All chemicals and solvents used were purchased from Sigma-Aldrich (Pty) Ltd (Johannesburg, South Africa) and Merck (Pty) Ltd (Johannesburg, South Africa) and were used without further purification. Reactions were monitored by analytical thin layer chromatography (TLC) using Merck F254 silica gel plates (Merck, Johannesburg, South Africa) supported on aluminum sheets and the plates were visualized under ultraviolet (UV 254 and 366 nm) light and in iodine flasks. Where necessary, the crude compounds were purified by a silica gel column chromatography using Merck Kieselgel 60 Å:70–230 (0.068–0.2 mm) silica gel mesh (Merck, Johannesburg, South Africa). The 1H and 13C-NMR spectra were recorded on Bruker Biospin 300, 400 or 600 MHz spectrometers, and were referenced internally using residual solvent signals of deuterated DMSO-d6: 2.50 ppm for 1H and 39.5 ppm for 13C-NMR, or deuterated chloroform CDCl3: 7.26 ppm for 1H and 77.2 ppm for 13C-NMR at ambient temperature. The high-resolution mass spectrometric data (HRS-MS) of the final compounds was recorded on Waters Synapt G2 Mass Spectrometer (Stellenbosch University, Stellenbosch, South Africa) using electron impact (EI) ionization in the positive ionization mode. The starting 6-aminobenzoxaborole 7 was synthesized from the commercial 6-nirobenzoxaborole 6 (see Supplementary Materials) as previously described in the literature [31,55]. Purity was determined by HPLC (Agilent, Santa Clara, CA, USA), and all compounds were confirmed to have a purity of >95%. The chromatographic system consisted of an Agilent HP1100 LC-MSD (Agilent, Santa Clara, CA, USA) and equipped with a quaternary pump, in-line degasser, DAD detector, 1100 MSD and ChemStation for collection and analysis of data. A ZORBAX Elipse Plus C18 4.6 i.d. × 150 mm × 5 μm column was used for reversed-phase HPLC analysis. A mobile phase consisting of a mixture of aqueous solution of monobasic sodium phosphate 0.01 M and acetonitrile (90:10) on isocratic elution mode was used. Five different concentrations (5–500 μg/mL) of samples to be analyzed were made, filtered using 0.45 μm Millipore filters before their injection.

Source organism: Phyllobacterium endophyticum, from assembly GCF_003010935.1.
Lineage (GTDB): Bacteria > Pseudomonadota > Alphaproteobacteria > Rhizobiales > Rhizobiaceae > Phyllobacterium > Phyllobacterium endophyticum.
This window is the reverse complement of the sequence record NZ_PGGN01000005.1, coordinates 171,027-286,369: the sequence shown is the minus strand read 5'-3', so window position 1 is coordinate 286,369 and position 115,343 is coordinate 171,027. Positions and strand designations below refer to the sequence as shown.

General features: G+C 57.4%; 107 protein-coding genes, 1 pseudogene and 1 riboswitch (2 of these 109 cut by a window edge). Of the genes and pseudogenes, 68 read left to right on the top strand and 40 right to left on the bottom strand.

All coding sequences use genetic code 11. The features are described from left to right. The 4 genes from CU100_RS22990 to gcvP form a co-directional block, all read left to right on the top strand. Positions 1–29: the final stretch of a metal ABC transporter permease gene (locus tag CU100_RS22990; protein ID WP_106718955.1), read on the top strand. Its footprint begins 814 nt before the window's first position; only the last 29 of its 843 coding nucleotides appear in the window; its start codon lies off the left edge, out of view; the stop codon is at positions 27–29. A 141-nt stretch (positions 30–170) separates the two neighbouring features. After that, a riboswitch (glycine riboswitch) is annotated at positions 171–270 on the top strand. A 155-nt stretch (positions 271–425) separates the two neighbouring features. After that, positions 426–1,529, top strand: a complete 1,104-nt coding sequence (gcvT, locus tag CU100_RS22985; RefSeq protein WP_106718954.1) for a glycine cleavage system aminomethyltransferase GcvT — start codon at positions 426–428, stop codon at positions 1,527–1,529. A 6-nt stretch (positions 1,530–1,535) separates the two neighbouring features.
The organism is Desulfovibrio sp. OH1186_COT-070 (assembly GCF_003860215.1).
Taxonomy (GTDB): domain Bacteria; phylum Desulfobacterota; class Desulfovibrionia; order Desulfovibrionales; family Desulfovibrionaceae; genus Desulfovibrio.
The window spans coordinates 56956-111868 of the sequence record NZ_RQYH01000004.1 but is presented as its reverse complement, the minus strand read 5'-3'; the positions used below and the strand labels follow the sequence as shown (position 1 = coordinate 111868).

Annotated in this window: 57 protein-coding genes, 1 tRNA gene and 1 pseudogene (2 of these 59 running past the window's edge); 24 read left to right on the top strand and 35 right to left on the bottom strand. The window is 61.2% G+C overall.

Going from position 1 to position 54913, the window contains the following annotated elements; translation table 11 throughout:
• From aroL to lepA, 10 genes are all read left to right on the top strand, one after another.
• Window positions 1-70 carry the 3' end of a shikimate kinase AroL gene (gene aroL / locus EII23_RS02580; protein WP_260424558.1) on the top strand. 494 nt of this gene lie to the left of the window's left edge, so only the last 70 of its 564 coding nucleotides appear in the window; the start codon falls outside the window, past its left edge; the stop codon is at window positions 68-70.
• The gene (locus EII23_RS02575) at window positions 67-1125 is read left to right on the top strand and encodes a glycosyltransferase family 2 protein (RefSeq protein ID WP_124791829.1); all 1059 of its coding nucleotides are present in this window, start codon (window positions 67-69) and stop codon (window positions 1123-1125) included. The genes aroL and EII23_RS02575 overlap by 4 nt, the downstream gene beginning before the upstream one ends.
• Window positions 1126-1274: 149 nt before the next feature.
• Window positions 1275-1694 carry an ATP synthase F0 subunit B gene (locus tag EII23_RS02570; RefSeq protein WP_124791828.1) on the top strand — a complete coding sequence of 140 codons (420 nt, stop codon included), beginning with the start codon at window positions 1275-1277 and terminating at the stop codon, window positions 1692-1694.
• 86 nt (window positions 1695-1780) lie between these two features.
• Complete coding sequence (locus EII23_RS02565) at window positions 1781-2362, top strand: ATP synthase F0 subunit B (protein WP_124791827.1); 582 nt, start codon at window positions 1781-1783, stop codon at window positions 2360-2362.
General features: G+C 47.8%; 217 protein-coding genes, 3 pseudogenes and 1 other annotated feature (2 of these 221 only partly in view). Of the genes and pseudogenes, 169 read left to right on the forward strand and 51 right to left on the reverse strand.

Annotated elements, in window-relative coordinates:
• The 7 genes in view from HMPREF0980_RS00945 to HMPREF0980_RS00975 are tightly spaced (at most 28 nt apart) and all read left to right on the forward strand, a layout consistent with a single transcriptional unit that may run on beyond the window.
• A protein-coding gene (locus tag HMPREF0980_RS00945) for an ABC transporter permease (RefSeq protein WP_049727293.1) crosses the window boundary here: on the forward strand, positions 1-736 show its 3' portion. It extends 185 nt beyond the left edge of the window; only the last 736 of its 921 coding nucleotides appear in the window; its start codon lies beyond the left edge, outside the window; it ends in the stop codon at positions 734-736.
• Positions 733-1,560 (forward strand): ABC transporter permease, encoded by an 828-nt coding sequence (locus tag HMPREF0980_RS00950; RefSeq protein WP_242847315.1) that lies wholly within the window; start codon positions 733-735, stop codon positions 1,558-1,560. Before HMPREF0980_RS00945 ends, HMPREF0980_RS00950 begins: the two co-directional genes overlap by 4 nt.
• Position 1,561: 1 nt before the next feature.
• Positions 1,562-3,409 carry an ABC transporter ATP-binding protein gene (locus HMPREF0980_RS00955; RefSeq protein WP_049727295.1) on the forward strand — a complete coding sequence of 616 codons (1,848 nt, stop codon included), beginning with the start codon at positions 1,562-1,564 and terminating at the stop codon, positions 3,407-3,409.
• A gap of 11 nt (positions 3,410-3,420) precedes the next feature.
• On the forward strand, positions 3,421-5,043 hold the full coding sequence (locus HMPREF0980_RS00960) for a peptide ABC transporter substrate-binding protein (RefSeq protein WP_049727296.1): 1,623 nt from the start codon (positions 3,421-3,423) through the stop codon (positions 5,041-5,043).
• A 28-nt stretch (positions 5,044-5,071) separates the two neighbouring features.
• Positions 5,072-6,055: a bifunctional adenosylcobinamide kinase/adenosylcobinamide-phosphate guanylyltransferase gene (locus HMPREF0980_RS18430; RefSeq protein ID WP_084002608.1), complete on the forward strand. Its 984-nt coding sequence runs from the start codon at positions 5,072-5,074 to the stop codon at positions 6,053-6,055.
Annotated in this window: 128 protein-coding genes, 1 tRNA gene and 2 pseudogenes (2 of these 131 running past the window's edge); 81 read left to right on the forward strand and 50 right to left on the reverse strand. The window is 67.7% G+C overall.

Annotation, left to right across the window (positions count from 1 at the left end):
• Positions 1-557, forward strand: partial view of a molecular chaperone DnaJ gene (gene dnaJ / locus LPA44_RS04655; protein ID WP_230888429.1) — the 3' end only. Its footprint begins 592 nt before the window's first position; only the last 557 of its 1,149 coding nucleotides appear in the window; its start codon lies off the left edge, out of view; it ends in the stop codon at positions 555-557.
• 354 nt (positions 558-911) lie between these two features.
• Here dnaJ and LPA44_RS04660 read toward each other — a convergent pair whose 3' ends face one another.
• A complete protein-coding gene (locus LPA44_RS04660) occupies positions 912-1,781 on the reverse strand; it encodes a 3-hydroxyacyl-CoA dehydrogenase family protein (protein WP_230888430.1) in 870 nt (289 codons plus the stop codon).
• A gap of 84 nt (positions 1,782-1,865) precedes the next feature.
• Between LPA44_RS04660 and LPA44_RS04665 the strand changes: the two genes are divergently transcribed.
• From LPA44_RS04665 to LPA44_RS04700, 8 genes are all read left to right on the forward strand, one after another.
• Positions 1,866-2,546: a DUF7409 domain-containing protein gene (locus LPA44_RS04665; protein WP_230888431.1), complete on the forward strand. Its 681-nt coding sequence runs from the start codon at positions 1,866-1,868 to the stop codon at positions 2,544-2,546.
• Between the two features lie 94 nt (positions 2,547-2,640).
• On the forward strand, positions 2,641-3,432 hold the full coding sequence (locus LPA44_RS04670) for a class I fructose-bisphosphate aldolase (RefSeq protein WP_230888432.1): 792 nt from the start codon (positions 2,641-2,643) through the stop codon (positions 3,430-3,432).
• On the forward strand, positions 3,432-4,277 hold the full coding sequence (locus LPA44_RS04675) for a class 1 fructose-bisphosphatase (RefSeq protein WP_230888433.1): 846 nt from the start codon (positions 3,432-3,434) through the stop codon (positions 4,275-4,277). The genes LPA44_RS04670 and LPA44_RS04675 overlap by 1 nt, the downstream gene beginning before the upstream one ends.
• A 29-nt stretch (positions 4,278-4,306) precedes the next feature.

3.2. General Synthetic Procedure for the Cinnamic Acid-Benzoxaborole Hybrids, 5ag